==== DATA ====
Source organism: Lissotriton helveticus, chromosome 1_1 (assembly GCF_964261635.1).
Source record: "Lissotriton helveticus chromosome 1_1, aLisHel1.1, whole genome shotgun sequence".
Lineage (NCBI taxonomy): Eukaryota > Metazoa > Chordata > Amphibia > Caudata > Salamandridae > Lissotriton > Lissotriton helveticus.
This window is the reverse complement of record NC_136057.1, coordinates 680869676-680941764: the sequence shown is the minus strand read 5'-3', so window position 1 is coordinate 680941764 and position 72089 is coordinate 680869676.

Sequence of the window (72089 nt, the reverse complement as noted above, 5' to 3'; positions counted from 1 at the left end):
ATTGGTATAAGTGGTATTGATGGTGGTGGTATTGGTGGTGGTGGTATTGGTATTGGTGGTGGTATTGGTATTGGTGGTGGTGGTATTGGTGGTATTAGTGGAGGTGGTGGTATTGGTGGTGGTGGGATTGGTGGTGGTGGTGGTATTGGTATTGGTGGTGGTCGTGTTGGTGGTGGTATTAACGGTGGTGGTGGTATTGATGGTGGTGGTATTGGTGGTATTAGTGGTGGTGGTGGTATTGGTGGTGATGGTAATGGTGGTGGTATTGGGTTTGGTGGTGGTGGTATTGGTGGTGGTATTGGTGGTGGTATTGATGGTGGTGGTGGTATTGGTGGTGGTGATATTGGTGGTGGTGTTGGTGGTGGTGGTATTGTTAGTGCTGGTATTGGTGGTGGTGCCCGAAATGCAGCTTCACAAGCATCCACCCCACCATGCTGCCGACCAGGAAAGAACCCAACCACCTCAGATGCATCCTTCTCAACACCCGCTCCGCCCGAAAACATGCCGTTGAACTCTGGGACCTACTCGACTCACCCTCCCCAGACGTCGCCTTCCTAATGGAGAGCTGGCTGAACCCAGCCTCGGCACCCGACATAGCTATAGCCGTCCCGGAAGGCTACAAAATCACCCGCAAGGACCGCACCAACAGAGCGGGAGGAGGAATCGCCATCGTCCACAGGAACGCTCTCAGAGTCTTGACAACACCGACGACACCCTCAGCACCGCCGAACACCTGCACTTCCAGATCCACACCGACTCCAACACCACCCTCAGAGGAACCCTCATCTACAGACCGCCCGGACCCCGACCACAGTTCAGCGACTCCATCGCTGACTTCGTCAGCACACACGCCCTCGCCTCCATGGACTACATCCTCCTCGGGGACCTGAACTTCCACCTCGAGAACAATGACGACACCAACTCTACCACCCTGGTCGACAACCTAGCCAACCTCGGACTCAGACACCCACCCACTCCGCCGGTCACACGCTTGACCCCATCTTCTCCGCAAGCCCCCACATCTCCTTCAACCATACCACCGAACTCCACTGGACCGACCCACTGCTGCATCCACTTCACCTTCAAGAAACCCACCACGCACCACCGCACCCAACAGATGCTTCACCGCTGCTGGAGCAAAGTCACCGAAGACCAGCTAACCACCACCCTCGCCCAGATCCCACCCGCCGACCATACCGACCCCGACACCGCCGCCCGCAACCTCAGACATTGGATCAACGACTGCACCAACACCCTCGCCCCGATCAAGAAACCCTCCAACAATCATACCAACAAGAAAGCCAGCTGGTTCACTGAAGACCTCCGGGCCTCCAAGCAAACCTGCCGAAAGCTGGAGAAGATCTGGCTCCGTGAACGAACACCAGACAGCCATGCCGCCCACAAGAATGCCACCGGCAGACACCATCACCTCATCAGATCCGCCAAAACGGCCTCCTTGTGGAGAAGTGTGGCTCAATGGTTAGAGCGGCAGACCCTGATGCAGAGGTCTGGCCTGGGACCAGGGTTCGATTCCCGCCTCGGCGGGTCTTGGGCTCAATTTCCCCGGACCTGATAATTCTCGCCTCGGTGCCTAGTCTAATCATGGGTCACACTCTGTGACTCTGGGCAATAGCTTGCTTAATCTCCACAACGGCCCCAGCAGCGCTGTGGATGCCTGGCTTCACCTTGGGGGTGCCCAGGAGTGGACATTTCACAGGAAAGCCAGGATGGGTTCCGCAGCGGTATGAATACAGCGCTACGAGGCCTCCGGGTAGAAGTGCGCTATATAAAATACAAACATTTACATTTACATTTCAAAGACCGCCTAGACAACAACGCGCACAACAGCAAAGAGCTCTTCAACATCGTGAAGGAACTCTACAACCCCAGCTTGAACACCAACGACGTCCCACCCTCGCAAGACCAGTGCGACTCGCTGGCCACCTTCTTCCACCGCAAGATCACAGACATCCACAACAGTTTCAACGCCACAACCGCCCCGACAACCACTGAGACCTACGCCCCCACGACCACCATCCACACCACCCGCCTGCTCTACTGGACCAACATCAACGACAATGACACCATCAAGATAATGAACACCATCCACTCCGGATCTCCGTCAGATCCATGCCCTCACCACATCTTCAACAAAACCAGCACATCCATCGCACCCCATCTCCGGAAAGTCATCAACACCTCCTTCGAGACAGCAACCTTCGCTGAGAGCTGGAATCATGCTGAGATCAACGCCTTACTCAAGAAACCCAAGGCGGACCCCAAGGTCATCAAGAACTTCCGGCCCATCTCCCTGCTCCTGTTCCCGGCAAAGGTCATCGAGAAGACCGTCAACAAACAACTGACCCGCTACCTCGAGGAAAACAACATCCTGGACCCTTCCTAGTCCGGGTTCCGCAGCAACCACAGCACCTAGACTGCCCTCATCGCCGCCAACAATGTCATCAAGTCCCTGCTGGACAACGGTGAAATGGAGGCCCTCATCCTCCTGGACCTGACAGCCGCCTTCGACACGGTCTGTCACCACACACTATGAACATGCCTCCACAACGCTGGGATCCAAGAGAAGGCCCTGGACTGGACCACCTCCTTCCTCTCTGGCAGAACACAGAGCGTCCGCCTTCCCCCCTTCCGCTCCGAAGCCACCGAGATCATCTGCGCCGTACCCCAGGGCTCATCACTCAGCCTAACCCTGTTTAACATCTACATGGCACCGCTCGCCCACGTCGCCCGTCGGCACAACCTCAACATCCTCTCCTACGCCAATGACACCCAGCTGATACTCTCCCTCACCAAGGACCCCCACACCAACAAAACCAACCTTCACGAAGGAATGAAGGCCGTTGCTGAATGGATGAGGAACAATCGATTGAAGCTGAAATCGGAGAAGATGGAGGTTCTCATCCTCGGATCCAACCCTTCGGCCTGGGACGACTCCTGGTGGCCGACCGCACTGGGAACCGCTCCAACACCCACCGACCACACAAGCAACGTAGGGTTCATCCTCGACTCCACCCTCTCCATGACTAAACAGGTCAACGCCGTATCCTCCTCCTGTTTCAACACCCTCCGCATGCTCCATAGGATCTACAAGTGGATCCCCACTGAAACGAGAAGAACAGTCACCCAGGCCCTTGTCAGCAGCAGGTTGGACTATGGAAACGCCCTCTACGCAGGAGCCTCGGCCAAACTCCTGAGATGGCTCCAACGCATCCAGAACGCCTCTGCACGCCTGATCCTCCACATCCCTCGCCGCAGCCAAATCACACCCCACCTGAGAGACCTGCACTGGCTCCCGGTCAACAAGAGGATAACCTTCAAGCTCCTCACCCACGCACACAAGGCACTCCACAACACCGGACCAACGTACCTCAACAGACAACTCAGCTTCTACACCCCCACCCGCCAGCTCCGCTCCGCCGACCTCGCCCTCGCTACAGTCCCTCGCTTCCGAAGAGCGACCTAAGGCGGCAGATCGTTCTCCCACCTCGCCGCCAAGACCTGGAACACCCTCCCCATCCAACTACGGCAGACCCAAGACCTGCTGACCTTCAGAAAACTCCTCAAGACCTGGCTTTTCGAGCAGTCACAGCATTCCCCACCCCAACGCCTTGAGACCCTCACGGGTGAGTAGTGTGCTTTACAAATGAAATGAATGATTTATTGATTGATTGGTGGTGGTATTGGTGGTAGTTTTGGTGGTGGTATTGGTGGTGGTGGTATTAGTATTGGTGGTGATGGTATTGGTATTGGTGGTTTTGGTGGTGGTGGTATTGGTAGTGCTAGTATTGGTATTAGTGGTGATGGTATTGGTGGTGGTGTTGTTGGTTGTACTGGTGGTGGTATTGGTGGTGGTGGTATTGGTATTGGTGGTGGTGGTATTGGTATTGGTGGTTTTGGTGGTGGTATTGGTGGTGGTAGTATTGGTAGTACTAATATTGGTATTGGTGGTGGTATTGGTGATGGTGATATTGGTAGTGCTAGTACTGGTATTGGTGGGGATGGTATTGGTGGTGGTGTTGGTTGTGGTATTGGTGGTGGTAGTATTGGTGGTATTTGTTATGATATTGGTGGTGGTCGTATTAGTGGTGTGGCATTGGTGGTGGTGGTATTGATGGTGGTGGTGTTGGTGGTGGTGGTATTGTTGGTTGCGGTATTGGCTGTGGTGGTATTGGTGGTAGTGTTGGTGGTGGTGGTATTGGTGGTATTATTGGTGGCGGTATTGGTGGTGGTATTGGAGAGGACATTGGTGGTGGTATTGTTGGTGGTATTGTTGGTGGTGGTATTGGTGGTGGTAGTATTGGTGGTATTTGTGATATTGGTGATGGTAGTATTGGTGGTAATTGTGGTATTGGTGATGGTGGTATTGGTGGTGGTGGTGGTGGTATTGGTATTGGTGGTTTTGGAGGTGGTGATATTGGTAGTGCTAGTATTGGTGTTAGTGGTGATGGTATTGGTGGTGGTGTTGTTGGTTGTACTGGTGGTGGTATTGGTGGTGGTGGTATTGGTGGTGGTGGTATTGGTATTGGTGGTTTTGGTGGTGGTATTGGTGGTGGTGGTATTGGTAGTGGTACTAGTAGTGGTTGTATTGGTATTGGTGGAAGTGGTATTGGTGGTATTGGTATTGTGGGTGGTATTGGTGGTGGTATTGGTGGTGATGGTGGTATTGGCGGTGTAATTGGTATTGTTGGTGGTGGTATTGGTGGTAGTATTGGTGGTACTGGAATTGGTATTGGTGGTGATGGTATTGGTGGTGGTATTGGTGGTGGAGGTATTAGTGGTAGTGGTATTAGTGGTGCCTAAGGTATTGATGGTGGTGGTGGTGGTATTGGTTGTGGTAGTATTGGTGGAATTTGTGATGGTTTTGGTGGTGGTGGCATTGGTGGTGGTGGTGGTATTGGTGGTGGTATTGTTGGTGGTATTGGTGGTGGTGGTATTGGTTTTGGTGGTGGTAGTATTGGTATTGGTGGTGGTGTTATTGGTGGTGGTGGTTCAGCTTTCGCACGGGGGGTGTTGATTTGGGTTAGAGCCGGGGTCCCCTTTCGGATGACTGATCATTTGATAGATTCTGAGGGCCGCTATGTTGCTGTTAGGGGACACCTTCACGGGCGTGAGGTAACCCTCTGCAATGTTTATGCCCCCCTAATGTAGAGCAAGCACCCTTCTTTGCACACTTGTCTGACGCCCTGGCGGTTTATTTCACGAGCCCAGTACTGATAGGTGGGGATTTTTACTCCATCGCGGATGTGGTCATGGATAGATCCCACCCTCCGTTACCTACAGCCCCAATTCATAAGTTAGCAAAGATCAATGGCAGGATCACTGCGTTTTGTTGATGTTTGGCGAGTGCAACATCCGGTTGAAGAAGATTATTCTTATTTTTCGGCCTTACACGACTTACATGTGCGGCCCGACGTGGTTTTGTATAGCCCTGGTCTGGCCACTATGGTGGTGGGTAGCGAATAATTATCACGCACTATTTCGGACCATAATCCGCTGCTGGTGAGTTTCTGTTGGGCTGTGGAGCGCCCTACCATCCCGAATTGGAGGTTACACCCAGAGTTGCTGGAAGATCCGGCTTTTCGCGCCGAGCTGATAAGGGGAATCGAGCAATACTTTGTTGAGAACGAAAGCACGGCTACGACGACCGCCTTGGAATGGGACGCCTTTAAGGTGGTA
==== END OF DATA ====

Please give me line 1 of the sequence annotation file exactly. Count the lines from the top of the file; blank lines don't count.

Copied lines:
Source organism: Lissotriton helveticus, chromosome 1_1 (assembly GCF_964261635.1).